Rhys Gryg (English "Rhys the Hoarse") (died 1234), real name Rhys ap Rhys, also known as Rhys Fychan ("The Younger") was a Welsh prince who ruled part of the Kingdom of Deheubarth.
He married Mathilde, the daughter of Richard de Clare, 3rd Earl of Hertford.
In Rhys ap Gruffydd's old age he had a great deal of trouble keeping control of his sons, and a bitter feud broke out between Gruffydd ap Rhys II and Maelgwn ap Rhys. Rhys Gryg formed an alliance with Gruffydd against Maelgwn, then in 1195 joined with another brother, Maredudd, in a conspiracy against their father and captured Dinefwr Castle. Their father however retaliated by capturing both of them and imprisoning them in Ystrad Meurig Castle.
Rhys Gryg reappears in 1204. Rhys ap Gruffydd had died in 1197 and Rhys Gryg's ally Gruffydd in 1201 and Maelgwn had taken possession of most of Deheubarth. In 1204 Rhys made an alliance with Gruffydd's sons, Rhys and Owain, and drove Maelgwn out of Ystrad Tywi which was then shared between them, with Rhys Gryg getting the Cantref Mawr. By 1211 Rhys had fallen out with his nephews, who were supporters of Llywelyn the Great and intervened on behalf of King John of England, attacking and capturing Llandovery from them with the help of English Royal troops. After John has forced Llywelyn to give up all his conquests outside the core area of Gwynedd, Rhys joined with Maelgwn to eject his nephews from the remainder of their lands. However, when King John built a castle at Aberystwyth, Rhys and Maelgwn changed sides, attacked the castle and burnt it. In 1212 Rhys attacked and burnt Swansea.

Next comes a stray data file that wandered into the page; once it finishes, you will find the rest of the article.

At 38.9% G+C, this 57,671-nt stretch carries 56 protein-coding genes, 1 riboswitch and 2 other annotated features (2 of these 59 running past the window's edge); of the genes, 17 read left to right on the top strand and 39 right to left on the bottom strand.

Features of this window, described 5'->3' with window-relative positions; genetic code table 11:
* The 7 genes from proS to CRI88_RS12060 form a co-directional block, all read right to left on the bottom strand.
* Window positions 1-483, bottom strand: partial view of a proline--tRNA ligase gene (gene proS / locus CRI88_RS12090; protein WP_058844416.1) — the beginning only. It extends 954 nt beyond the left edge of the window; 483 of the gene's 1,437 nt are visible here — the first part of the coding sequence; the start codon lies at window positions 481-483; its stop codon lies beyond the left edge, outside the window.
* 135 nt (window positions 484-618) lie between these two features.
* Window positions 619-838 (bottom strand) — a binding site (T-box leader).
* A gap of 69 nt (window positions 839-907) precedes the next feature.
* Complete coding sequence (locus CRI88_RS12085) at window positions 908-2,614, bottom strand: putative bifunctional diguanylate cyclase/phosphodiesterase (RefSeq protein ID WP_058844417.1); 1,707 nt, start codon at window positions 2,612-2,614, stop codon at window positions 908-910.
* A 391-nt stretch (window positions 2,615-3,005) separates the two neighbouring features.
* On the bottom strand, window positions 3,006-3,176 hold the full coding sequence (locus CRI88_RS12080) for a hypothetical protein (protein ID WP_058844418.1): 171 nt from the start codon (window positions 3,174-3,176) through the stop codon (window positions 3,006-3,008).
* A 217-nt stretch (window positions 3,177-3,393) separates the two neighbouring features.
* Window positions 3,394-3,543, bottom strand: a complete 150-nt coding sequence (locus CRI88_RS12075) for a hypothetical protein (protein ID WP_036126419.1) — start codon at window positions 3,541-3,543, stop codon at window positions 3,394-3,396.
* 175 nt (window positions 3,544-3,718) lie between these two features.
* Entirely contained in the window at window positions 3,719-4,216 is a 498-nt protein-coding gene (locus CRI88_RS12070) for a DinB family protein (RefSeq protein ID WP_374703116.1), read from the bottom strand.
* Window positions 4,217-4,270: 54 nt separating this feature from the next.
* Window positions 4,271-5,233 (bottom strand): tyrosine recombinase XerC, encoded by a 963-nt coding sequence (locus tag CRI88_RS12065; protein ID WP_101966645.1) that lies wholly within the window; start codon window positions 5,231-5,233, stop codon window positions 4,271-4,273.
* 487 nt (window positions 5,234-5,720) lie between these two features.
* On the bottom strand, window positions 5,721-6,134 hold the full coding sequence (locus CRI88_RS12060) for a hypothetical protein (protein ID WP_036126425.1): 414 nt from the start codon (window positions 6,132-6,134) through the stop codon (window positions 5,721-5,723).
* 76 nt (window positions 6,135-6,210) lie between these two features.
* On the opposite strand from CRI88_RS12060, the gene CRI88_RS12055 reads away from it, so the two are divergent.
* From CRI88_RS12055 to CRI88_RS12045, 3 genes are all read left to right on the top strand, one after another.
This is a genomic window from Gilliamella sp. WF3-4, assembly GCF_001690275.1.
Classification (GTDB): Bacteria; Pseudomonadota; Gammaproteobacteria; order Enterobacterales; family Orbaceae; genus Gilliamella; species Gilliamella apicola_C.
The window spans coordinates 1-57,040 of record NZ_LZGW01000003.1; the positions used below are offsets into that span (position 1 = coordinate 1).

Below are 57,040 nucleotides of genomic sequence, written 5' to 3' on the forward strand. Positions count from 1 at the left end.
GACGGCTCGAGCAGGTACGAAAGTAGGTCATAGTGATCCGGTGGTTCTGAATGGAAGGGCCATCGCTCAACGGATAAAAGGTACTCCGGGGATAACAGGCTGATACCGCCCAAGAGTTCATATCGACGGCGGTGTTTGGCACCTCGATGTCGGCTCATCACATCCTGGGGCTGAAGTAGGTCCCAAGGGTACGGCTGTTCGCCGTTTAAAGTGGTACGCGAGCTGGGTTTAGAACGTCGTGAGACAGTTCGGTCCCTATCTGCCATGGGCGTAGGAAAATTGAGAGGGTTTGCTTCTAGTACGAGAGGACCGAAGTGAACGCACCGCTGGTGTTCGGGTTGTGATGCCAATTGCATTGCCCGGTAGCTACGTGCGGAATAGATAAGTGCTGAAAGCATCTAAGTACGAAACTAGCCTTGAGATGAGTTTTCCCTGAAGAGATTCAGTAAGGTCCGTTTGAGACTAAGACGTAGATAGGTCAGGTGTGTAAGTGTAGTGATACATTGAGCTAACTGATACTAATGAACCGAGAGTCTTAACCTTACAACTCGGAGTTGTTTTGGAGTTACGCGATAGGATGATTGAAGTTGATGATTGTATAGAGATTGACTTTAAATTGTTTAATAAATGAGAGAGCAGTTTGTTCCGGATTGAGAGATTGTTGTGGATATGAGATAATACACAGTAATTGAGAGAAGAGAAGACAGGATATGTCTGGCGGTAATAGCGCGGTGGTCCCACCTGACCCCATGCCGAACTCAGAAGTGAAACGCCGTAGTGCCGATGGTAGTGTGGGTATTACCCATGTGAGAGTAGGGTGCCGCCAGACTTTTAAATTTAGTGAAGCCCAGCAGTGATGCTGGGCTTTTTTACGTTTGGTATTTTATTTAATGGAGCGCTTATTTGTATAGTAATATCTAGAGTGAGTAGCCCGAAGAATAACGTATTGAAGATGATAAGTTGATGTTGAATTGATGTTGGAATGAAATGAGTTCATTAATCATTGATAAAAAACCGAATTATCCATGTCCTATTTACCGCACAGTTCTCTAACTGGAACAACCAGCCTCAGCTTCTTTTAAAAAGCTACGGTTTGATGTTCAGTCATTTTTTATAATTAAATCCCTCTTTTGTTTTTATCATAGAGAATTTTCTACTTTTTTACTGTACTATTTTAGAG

Defeat, flight and capture
The sons of Gruffydd ap Rhys, Rhys and Owain, had now made their peace with King John and gone over to the English Royal side. In 1213 and English army led by Falkes of Breauté was sent to strip Rhys Gryg of his lands and give them to his nephews. Rhys was defeated in a battle at Llandeilo and was forced to flee to Ceredigion to seek the protection of his brother Maelgwn. Later in the year he was captured by the English and imprisoned at Carmarthen.
Release and revolt
In 1215 however, the sons of Gruffydd ap Rhys turned against the King and made an alliance with their uncle Maelgwn. The English released Rhys Gryg in the hope that he would start a civil war but instead Rhys joined forces with Llywelyn the Great, and he, along with Maelgwn and the sons of Gruffydd ap Rhys were with Llywelyn in the attack which captured many castles in South Wales in December of that year. At the parliament held by Llywelyn at Aberdovey in 1216, Rhys Gryg was allocated Cantref Mawr and Cantref Bychan and other lands.
Rhys supported Llywelyn during the remainder of his career. In the war of 1231 he joined with his brother Maelgwn's son, Maelgwn the Younger, to burn Cardigan and then capture the castle for Llywelyn. In 1234 he joined with Maelgwn Fychan again to attack Carmarthen, but received wounds of which he died at Llandeilo Fawr shortly afterwards.
Burial and succession
He was buried in St. David's Cathedral and was succeeded by his son Maredudd. He left another son known as Rhys Mechyll (d.1244), who had a son named Rhys Fychan ap Rhys Mechyll and a daughter named Gwenllian Mechyll, who eventually became his heiress and married Gilbert Talbot (d.1274), grandfather of Gilbert Talbot, 1st Baron Talbot (d.1345/6). The ancient arms of the House of Dinefwr Gules, a lion rampant or within a bordure or were inherited and assumed in lieu of the Talbot paternal arms as "arms of alliance" on marriage to a great princess.
- John Edward Lloyd (1911) A history of Wales from the earliest times to the Edwardian conquest (Longmans, Green & Co.)
- Rhys Gryg in Dictionary of Welsh Biography
- Davies, John; Jenkins, Nigel; Baines, Menna; Lynch, Peredur, eds. (2008). The Welsh Academy Encyclopaedia of Wales. Cardiff: University of Wales Press. p. 757. ISBN 978-0-7083-1953-6.
- "tudorplace.com Talbot". Tudorplace.com.ar. Retrieved 2012-04-29.[unreliable source]
- Walker, David (1990). Medieval Wales. Cambridge: CUP. p. 98. ISBN 0-521-31153-5. Retrieved 16 Jan 2011.
- Encyclopaedia Britannica, 9th.ed., vol. 11, p.691, Heraldry